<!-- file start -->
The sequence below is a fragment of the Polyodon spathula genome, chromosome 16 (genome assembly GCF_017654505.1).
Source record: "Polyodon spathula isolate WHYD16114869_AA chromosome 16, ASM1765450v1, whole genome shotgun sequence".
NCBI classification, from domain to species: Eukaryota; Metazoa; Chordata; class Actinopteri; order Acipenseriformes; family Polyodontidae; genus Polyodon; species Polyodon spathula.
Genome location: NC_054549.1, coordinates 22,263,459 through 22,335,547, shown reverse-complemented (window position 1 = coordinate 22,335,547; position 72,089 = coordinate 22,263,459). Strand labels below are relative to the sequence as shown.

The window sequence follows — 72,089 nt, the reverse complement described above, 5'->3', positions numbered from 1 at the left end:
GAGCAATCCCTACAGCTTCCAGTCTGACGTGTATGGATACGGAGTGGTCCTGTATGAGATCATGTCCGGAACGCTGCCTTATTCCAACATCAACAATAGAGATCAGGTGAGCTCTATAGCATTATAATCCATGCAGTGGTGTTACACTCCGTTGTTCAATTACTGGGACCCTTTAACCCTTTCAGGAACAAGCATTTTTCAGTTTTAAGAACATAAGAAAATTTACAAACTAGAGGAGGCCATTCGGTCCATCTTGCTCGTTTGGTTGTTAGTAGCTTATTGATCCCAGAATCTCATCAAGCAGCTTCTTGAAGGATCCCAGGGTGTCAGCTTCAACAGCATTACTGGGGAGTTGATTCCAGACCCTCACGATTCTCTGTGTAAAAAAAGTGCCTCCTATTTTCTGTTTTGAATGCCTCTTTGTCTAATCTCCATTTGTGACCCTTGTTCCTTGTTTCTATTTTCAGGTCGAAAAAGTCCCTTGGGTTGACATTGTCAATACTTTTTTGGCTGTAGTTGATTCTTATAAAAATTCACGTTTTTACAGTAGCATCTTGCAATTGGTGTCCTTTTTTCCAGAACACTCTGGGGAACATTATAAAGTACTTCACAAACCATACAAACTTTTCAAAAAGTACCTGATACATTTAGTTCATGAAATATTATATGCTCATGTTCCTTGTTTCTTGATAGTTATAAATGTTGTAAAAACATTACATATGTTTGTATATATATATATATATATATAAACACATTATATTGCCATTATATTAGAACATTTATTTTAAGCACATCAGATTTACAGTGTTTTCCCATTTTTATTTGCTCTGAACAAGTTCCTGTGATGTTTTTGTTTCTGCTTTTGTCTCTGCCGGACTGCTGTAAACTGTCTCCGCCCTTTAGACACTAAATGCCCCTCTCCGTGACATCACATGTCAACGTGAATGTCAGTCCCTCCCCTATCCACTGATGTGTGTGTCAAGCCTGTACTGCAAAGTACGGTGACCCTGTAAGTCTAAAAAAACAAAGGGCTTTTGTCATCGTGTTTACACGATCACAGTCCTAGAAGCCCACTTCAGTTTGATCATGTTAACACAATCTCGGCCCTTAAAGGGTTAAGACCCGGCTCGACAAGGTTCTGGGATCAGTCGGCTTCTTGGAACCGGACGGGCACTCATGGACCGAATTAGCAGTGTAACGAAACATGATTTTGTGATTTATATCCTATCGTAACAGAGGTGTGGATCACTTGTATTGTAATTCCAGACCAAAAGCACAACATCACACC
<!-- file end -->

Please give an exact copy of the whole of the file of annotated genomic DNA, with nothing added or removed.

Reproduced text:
The sequence below is a fragment of the Polyodon spathula genome, chromosome 16 (genome assembly GCF_017654505.1).
Source record: "Polyodon spathula isolate WHYD16114869_AA chromosome 16, ASM1765450v1, whole genome shotgun sequence".
NCBI classification, from domain to species: Eukaryota; Metazoa; Chordata; class Actinopteri; order Acipenseriformes; family Polyodontidae; genus Polyodon; species Polyodon spathula.
Genome location: NC_054549.1, coordinates 22,263,459 through 22,335,547, shown reverse-complemented (window position 1 = coordinate 22,335,547; position 72,089 = coordinate 22,263,459). Strand labels below are relative to the sequence as shown.

The window sequence follows — 72,089 nt, the reverse complement described above, 5'->3', positions numbered from 1 at the left end:
GAGCAATCCCTACAGCTTCCAGTCTGACGTGTATGGATACGGAGTGGTCCTGTATGAGATCATGTCCGGAACGCTGCCTTATTCCAACATCAACAATAGAGATCAGGTGAGCTCTATAGCATTATAATCCATGCAGTGGTGTTACACTCCGTTGTTCAATTACTGGGACCCTTTAACCCTTTCAGGAACAAGCATTTTTCAGTTTTAAGAACATAAGAAAATTTACAAACTAGAGGAGGCCATTCGGTCCATCTTGCTCGTTTGGTTGTTAGTAGCTTATTGATCCCAGAATCTCATCAAGCAGCTTCTTGAAGGATCCCAGGGTGTCAGCTTCAACAGCATTACTGGGGAGTTGATTCCAGACCCTCACGATTCTCTGTGTAAAAAAAGTGCCTCCTATTTTCTGTTTTGAATGCCTCTTTGTCTAATCTCCATTTGTGACCCTTGTTCCTTGTTTCTATTTTCAGGTCGAAAAAGTCCCTTGGGTTGACATTGTCAATACTTTTTTGGCTGTAGTTGATTCTTATAAAAATTCACGTTTTTACAGTAGCATCTTGCAATTGGTGTCCTTTTTTCCAGAACACTCTGGGGAACATTATAAAGTACTTCACAAACCATACAAACTTTTCAAAAAGTACCTGATACATTTAGTTCATGAAATATTATATGCTCATGTTCCTTGTTTCTTGATAGTTATAAATGTTGTAAAAACATTACATATGTTTGTATATATATATATATATATATAAACACATTATATTGCCATTATATTAGAACATTTATTTTAAGCACATCAGATTTACAGTGTTTTCCCATTTTTATTTGCTCTGAACAAGTTCCTGTGATGTTTTTGTTTCTGCTTTTGTCTCTGCCGGACTGCTGTAAACTGTCTCCGCCCTTTAGACACTAAATGCCCCTCTCCGTGACATCACATGTCAACGTGAATGTCAGTCCCTCCCCTATCCACTGATGTGTGTGTCAAGCCTGTACTGCAAAGTACGGTGACCCTGTAAGTCTAAAAAAACAAAGGGCTTTTGTCATCGTGTTTACACGATCACAGTCCTAGAAGCCCACTTCAGTTTGATCATGTTAACACAATCTCGGCCCTTAAAGGGTTAAGACCCGGCTCGACAAGGTTCTGGGATCAGTCGGCTTCTTGGAACCGGACGGGCACTCATGGACCGAATTAGCAGTGTAACGAAACATGATTTTGTGATTTATATCCTATCGTAACAGAGGTGTGGATCACTTGTATTGTAATTCCAGACCAAAAGCACAACATCACACC